Why it could suck: The emotional maelstrom reaches fever pitch when Khan embarks on an odyssey to meet Barack Obama himself.

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Trailerama: Shutter Island

June 11, 2009

“All I know is it’s a mental hospital.” “… For the criminally insane.” Martin Scorsese is regularly acclaimed as one of America’s greatest directors. So why has he been making such shitty movies? The Departed gets worse and worse with each re-viewing. And why has the premier chronicler of New York relocated to Boston? Squally is going to hazard that Scorsese is indulging a certain jones, using these Beantown-set tales to flex his generic muscles and indulge his love of B pictures. Consider The Departed a sort of Underworld, U.S.A. on a medicine cabinet stocked by Balco. So what to make of this take on Dennis Lehane’s thriller, which the studio clearly doesn’t know what to do with? The trailer is pure corn: giving away most of the plot, showing off some crummy special effects, and bristling with devices straight from the Hammer horror stable. Leonardo DiCaprio is the Boston cop looking for an escaped Shutter Island inmate. A hurricane traps him and his partner on the island, and lets Scorsese slam plenty of doors shut. Stop waiting for Scorsese to top Goodfellas and just revel in the nonsense.

The Slate: Inception Issues, MIB Goes for 3

April 2, 2009

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  • Christopher Nolan‘s Inception is hatching itself a cast and even has a homeskillet to throw the yolk on. Leonardo DiCaprio will be toplining the “contemporary sci-fi actioner” as a business exec, with Marion Cotillard as his wife (miam-miam!) and Ellen Page as his no doubt tart-tongued sidekick. Cillian Murphy will be there, too, although no one’s sure what’ll be doing. The story is supposed to involve “the architecture of the mind,” although it could just as well involve “rumors spread on the Internet about upcoming movies.” (Variety/Cinematical)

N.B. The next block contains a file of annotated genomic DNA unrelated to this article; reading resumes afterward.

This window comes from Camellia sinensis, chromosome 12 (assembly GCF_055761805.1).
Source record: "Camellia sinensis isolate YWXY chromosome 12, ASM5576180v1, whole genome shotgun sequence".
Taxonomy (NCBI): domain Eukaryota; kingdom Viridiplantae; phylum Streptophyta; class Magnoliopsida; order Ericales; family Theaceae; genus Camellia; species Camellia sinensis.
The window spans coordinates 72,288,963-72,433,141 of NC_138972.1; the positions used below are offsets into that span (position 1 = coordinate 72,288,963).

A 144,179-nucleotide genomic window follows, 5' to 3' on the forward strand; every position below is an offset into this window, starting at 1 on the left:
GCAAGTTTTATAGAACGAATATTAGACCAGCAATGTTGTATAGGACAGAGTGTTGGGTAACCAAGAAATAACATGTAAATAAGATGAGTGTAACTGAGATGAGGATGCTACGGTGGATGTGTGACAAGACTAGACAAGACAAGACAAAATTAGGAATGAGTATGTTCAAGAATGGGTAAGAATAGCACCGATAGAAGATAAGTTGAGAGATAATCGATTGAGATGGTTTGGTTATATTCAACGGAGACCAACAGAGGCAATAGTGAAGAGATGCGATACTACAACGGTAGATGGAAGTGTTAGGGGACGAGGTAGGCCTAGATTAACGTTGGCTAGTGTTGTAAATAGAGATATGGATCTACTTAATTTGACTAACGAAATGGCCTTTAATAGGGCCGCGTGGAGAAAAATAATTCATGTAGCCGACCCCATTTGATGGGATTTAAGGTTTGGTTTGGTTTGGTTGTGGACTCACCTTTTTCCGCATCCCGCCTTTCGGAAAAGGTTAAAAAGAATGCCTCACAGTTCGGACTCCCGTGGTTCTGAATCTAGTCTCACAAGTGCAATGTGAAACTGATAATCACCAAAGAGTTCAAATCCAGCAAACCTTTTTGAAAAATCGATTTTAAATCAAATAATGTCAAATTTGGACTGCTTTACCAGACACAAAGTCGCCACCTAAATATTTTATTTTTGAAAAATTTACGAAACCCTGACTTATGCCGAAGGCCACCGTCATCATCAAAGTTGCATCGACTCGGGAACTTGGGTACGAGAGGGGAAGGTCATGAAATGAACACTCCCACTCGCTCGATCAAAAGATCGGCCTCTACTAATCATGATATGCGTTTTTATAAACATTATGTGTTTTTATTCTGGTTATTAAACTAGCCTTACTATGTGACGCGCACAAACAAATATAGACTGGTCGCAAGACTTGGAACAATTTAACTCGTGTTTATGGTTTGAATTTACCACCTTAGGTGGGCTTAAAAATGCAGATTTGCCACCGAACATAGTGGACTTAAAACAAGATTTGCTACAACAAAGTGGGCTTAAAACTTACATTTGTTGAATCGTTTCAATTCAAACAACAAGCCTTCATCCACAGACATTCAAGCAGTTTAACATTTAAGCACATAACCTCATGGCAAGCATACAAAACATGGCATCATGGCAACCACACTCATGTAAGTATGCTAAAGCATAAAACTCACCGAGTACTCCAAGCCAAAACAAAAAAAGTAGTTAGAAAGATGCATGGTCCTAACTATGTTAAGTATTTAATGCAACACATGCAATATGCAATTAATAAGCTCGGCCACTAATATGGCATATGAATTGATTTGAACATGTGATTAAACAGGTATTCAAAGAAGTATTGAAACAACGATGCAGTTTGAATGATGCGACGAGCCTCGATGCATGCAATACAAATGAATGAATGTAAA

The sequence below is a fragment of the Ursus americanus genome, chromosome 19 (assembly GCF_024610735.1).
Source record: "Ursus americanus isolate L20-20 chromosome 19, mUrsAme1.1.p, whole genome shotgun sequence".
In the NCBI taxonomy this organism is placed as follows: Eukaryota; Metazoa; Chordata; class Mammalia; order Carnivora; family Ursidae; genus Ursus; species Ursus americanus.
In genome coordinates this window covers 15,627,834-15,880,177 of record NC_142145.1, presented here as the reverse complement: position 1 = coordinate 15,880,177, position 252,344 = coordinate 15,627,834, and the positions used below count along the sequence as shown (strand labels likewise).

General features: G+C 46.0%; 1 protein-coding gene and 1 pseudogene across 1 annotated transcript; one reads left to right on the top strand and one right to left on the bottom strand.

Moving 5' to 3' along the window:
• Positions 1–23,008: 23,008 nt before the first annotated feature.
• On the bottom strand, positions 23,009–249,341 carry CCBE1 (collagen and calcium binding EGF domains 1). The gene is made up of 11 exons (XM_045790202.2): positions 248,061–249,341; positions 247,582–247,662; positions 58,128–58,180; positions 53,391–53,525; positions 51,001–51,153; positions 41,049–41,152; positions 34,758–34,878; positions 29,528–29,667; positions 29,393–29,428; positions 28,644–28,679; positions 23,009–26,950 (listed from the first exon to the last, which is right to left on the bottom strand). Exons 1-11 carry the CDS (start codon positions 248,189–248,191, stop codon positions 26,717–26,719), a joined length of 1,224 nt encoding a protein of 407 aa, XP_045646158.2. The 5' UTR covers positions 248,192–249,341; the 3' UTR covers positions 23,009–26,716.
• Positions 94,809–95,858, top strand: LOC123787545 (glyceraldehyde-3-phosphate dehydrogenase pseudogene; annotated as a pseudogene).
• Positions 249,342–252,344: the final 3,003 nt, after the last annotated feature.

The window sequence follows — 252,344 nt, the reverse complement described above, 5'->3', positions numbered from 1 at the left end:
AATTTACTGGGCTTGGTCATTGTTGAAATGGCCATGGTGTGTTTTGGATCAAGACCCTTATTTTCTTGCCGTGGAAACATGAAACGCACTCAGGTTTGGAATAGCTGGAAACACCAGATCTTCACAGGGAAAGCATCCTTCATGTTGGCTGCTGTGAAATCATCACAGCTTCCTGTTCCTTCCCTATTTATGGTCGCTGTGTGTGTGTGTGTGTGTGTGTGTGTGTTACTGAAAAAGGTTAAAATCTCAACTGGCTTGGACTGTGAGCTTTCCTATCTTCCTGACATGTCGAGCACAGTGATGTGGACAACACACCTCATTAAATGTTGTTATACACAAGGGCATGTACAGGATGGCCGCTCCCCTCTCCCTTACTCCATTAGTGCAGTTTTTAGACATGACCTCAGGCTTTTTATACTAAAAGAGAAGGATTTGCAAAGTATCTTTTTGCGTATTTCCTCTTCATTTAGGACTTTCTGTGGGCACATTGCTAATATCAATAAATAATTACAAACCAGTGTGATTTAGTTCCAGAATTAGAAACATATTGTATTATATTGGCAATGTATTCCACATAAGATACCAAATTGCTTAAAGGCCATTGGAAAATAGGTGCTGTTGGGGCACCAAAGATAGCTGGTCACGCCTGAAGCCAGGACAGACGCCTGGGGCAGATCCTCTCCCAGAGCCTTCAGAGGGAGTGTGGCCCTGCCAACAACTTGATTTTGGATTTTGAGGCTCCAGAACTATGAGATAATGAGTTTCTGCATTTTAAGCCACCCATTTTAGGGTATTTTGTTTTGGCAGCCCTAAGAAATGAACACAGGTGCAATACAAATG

• Sony announced at this year’s ShoWest shindig for exhibitors and their wifes/partners/mistresses that they’re working on a Men in Black 3. We decided not to post this yesterday, thinking it was an April Fool’s joke. Guess not. Sony don’t have a cast lined up, but expect an announcement as soon as they can unfreeze Tommy Lee Jones‘ forehead. (Entertainment Weekly)
  • Speaking of Men in Black … Franchise director Barry Sonnenfeld has made some mistakes in his time. You might think that RV is one of them. But the Coen Bros. DP-turned-director has a unique eye, so we’re rooting for his latest project, The Spellman Files. The first of Lisa Lutz’s Izzy Spellman mysteries introduces us to a dysfunctional PI couple’s daughter who wants out of the family business. They agree, providing she solves one last case. Booklist notes “bit after comic bit does not a mystery novel make,” but that hasn’t stopped Sonnenfeld in the past. (Variety)
  • Jonathan Levine turned heads at Sundance with The Wackness, although audiences outside Park Slope’s environs had stiffer necks. Now the director tapping into the neglected babysitter genre for The Sitter. A college student is suspended for the semester and spends his spare time babysitting the wacky neighborhood kids. Maybe he’ll introduce them to blunts and Wu-Tang. (Hollywood Reporter)
  • Sure, he’s been in stuff like 21 and will be in stuff like Men Who Stare at Goats. But it feels like Kevin Spacey has retired since moving to London to head up the Old Vic. Will Father of Invention be his comeback vehicle? The Oscar-winner is producing and starring as an inventor whose success leads to egomania, breakdown, a prison sentence and possible redemption. Sounds like Spacey’s career in a nut-shell. Trent Cooper (Larry the Cable Guy: Health Inspector) will direct the indie comedy, co-written with … did we just type the words “Larry the Cable Guy: Health Inspector”? Sigh. Never mind. (Variety)